The Gestapo and German Society: Enforcing Racial Policy, 1933-1945

Synopsis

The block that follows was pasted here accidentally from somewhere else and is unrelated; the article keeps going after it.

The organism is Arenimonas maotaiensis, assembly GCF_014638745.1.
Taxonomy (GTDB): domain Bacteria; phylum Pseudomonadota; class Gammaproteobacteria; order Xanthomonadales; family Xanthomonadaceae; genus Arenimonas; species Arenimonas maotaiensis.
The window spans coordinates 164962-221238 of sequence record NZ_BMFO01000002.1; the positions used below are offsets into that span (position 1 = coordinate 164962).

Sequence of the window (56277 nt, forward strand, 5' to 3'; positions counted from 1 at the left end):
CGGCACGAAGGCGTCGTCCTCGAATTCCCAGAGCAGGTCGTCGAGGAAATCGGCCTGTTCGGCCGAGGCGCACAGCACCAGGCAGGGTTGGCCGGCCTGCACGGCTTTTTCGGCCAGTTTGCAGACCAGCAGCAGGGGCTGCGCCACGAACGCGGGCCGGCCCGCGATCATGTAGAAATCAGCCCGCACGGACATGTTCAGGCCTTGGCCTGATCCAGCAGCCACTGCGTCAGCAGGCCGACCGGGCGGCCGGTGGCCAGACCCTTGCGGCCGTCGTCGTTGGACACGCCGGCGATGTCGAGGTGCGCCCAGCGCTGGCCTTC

This book offers an intriguing examination of the everyday operations of the Gestapo, the Nazi secret police. How was the Gestapo able to detect the smallest signs of non-compliance with Nazi doctrines--especially "crimes" pertaining to the private spheres of social, family, and sexual life? How could the police enforce policies such as those designed to isolate Jews, or the foreign workers brought to Germany after 1939, with such apparent ease? Addressing these questions, Gellately argues that the key factor in the successful enforcement of Nazi racial policy was the willingness of German citizens to provide authorities with information about suspected "criminality." He demonstrates that without some degree of popular participation in the operation of institutions such as the Gestapo, the regime would have been seriously hampered in the "realization of the unthinkable," not only inside Germany but also in many of the occupied countries. The product of extensive archival research, this incisive study surveys the experiences of areas across Germany, drawing out national, local, and regional implications.